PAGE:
WASHINGTON (AP) — America’s employers shrugged off high inflation and weakening growth to add 372,000 jobs in June, a surprisingly strong gain that will likely spur the Federal Reserve to keep sharply raising interest rates to cool the economy and slow price increases.

Stocks rallied again on Wall Street Thursday, and the S&P 500 is closing out a fourth straight gain. The 1.5% rise marks the longest winning streak for the index since March. Most of the market climbed, and energy-producing companies led the way after oil prices recovered a chunk of their sharp losses from earlier in the week. The bond market is still showing signs of worry about a possible recession, though.

NEW YORK (AP) — After going on a frenzied hiring spree for a year and a half to meet surging shopper demand, America’s retailers are starting to temper their recruiting. The changing mindset comes as companies confront a pullback in consumer spending, the prospect of an economic downturn and surging labor costs. Some analysts suggest that merchants have also learned to do more with fewer workers.

WASHINGTON (AP) — More Americans applied for unemployment benefits last week, and while layoffs remain low, it’s the fifth straight week claims have topped the 230,000 mark. Applications for jobless aid for the week ending July 2 rose to 235,000, up 4,000 from the previous week, the Labor Department reported Thursday. First-time applications generally track with the number of layoffs.

Major stock indexes shook off an early slump and ended with meager gains on Wall Street Tuesday as worries about the economy continue to weigh on markets. Oil prices slumped, bringing the price of U.S. crude back below $100 a barrel for the first time since early May. Tech stocks staged a turnaround and ended higher.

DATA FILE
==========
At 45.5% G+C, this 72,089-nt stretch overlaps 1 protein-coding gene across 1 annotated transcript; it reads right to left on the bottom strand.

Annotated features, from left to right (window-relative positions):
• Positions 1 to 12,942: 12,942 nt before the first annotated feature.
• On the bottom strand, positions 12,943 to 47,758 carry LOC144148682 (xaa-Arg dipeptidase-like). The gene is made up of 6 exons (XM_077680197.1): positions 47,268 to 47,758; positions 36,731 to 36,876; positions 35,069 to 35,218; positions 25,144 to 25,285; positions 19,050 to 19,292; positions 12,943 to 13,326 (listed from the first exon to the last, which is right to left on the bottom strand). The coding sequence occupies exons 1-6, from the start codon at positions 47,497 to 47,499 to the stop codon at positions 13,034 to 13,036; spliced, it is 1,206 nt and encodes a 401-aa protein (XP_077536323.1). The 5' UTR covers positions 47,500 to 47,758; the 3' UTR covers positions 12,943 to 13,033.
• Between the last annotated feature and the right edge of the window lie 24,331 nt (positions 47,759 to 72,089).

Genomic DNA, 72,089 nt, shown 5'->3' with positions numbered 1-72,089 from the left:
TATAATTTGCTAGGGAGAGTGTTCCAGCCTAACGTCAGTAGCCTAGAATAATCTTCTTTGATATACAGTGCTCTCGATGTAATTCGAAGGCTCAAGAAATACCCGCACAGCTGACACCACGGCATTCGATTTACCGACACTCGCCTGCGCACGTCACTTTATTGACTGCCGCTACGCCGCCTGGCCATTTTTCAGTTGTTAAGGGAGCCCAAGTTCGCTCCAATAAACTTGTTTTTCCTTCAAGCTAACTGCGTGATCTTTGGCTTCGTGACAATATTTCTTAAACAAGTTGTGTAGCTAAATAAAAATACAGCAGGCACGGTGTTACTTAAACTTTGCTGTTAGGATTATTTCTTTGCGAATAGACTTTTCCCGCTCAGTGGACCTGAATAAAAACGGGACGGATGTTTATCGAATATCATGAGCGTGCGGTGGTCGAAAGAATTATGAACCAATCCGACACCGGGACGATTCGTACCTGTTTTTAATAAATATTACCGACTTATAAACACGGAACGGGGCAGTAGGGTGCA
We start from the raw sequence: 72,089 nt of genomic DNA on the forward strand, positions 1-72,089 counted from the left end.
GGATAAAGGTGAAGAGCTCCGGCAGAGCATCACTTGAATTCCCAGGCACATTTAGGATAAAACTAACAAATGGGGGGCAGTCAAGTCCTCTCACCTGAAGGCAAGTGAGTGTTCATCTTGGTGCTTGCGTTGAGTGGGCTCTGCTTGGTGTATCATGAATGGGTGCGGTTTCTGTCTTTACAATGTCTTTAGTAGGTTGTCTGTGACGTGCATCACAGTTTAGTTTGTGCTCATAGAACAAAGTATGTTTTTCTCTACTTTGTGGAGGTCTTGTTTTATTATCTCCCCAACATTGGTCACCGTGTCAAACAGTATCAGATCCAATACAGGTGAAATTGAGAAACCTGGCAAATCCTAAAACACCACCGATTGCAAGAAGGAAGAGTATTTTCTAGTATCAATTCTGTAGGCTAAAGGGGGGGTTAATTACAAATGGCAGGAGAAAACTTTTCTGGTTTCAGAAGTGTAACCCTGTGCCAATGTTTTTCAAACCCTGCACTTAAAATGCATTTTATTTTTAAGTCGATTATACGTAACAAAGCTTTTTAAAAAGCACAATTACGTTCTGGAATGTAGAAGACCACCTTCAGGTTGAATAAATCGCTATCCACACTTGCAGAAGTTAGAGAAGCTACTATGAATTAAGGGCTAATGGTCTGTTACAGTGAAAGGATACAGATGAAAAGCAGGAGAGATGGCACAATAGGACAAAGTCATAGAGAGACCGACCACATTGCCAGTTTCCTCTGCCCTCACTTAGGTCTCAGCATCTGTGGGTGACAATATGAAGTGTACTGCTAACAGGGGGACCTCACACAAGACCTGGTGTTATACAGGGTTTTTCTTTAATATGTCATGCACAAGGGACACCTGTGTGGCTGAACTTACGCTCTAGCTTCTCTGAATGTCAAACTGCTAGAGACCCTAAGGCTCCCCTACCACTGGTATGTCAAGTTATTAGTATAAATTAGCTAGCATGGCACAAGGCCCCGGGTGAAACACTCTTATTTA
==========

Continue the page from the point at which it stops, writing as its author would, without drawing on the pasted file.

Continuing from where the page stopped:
WASHINGTON (AP) — A new poll shows that many Americans don’t expect to rely on the digital services that became commonplace during the pandemic after COVID-19 subsides, even though many think it’s a good thing if those options remain available in the future. The poll comes from The Associated Press-NORC Center for Public Affairs Research.

LONDON (AP) — Inflation in countries using the euro set another eye-watering record, pushed higher by a huge increase in energy costs fueled partly by Russia’s war in Ukraine. Annual inflation in the eurozone’s 19 countries hit 8.6% in June, surging past the 8.1% recorded in May.

Stocks fell again on Wall Street Thursday, closing out the worst quarter for the market since the onset of the pandemic in early 2020. The S&P 500 index lost 0.9%. It's now down 21% since hitting a record high at the beginning of the year, having entered a bear market earlier in June. The Dow Jones Industrial Average fell 0.8% and the Nasdaq fell 1.3%.